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Persistent Pollutants

Seeking PFAS cleanup, New Jersey sues Solvay and Arkema

State seeks information about chloroperfluoropolyether carboxylates

by Cheryl Hogue
November 13, 2020


Photo shows Solvay’s plant in West Deptford, New Jersey.
Credit: New Jersey Office of the Attorney General
The New Jersey attorney general is suing Solvay over PFAS releases from this plant in West Deptford.

New Jersey is suing Solvay Specialty Polymers and Arkema to clean up per- and polyfluoroalkyl substances (PFAS) at a site along the Delaware River and in drinking water.

A suit filed Nov. 10 points to evidence of widespread PFAS pollution from the manufacture of fluoroproducts at a West Deptford plant. But Solvay, its current owner, “has repeatedly refused to comply with” directives from New Jersey regulators to investigate the pollution and pay for treatment of PFAS-contaminated drinking water, the suit says. The pollution continues to spread, it adds.

Arkema built the plant in the mid-1980s. In 1985, it began using a mixture of perfluorononanoic acid (PFNA), perfluorooctanoic acid (PFOA), perfluoroundecanoic acid, and other PFAS as it made fluoroproducts, including the fluoropolymer Kynar, according to the suit. Arkema sold the plant to Solvay in 1990.

Solvay manufactures fluoroproducts, including Tecnoflon fluoroelastomers and perfluoroelastomers, at the West Deptford facility. The company has used and released thousands of kilograms of PFAS there since 1990, the state says.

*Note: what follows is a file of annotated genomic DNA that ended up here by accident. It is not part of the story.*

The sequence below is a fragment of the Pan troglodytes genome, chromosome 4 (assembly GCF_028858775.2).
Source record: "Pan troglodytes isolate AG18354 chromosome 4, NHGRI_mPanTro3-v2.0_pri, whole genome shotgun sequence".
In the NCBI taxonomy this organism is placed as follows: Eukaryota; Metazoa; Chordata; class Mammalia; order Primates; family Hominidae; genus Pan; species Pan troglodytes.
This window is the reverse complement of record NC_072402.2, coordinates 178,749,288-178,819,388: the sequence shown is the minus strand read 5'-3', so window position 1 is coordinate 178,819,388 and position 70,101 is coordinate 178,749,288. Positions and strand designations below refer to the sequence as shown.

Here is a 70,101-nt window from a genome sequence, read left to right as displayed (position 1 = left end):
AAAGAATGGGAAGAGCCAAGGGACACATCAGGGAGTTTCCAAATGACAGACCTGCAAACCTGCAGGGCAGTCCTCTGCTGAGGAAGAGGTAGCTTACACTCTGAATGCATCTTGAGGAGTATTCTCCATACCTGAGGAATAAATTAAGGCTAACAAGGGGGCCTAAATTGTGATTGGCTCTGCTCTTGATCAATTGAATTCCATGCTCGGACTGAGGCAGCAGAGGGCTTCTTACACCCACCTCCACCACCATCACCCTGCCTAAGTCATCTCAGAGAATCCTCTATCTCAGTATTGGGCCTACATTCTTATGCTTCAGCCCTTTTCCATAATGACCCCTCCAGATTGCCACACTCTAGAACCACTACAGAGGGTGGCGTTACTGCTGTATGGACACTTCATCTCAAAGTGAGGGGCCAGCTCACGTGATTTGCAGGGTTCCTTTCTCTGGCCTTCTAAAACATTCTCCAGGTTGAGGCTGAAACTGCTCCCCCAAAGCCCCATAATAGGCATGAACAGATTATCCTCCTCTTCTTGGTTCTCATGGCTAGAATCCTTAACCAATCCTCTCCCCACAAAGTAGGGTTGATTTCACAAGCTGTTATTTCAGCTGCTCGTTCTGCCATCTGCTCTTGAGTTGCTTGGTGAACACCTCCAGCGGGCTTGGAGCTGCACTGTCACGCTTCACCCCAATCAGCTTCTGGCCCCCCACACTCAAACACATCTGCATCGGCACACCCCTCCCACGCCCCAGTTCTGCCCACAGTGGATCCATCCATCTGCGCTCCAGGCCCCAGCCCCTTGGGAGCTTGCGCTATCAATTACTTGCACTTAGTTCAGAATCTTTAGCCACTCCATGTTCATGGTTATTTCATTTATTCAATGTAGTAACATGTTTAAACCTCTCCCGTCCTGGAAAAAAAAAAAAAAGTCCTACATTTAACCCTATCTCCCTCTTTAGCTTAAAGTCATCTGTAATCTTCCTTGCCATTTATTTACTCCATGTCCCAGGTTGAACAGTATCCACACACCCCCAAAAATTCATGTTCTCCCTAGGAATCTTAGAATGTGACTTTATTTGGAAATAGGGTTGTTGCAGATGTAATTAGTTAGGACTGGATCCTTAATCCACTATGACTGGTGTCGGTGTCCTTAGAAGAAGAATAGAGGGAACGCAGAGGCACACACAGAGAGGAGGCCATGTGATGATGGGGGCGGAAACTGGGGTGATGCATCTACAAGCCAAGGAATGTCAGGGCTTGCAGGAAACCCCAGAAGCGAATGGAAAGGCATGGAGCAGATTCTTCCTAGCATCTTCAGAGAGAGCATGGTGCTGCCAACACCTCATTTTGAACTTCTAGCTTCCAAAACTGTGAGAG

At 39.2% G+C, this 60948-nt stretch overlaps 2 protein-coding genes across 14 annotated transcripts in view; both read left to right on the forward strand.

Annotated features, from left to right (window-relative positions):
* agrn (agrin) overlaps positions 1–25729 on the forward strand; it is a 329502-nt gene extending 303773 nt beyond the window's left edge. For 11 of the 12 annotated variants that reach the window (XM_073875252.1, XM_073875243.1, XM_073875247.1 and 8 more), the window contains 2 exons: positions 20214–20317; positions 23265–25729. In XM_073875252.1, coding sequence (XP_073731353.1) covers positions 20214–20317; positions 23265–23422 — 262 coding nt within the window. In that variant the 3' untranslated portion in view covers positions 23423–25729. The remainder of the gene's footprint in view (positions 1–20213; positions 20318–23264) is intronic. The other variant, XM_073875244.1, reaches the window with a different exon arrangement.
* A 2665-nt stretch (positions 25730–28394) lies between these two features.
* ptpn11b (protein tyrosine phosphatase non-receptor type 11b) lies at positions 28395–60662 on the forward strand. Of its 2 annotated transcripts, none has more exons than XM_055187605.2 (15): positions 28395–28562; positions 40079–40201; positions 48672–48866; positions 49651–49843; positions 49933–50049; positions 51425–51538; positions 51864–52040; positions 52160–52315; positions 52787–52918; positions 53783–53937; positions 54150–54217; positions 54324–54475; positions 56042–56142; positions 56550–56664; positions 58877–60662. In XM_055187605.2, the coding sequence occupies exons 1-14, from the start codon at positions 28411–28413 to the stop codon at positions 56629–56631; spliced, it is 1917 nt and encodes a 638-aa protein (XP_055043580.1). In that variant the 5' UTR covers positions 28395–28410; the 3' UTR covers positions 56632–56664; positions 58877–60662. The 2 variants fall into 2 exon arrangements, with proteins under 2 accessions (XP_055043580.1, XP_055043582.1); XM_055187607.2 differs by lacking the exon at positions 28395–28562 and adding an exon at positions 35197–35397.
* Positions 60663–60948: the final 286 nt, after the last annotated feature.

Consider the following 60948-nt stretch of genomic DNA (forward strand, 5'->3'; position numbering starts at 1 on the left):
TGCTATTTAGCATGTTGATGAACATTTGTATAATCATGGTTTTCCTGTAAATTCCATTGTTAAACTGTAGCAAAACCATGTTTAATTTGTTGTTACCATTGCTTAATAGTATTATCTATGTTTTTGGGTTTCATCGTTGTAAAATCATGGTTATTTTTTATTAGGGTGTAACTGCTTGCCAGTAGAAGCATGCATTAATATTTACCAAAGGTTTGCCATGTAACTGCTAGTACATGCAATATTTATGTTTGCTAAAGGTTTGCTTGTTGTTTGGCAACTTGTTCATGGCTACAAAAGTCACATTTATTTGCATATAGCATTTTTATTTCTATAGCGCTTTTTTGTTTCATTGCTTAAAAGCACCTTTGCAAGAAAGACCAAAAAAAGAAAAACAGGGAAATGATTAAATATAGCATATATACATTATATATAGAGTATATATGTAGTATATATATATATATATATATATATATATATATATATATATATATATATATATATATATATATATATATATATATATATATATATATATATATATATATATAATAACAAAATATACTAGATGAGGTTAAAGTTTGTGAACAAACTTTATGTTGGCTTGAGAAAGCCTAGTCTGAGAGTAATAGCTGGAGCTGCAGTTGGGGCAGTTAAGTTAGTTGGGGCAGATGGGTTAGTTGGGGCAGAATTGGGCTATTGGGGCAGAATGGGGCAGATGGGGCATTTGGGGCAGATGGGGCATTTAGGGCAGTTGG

In 2010, Solvay quit using PFNA and PFOA at the plant, the suit says. Solvay now likely uses chloroperfluoropolyether carboxylates as a replacement, according to the state. Researchers from the US Environmental Protection Agency and the New Jersey Department of Environmental Protection used mass spectrometry to discover 10 of these novel compounds in soil near the plant, according to a study published earlier this year (Science 2020, DOI: 10.1126/science.aba7127). These compounds have similar toxicity to PFOA and PFNA, New Jersey says.

Solvay claims the chemical identity of the PFAS it uses at the West Deptford plant as a trade secret, the state says. New Jersey is asking a state court to order Solvay to identify these compounds, share information with the state about releases of these chemicals from the facility, and provide health and safety data for them. The state also wants the company to provide analytical standards for the substances.

Since PFNA was detected near the West Deptford plant, Solvay has “implemented a rigorous investigation and remediation of PFNA,” a spokesperson for Solvay Specialty Polymers says in a statement to C&EN. “We intend to defend ourselves vigorously against [New Jersey's] inaccurate, overly broad, and meritless allegations.”


This story was revised on Nov. 17, 2020, to add comment from Solvay.



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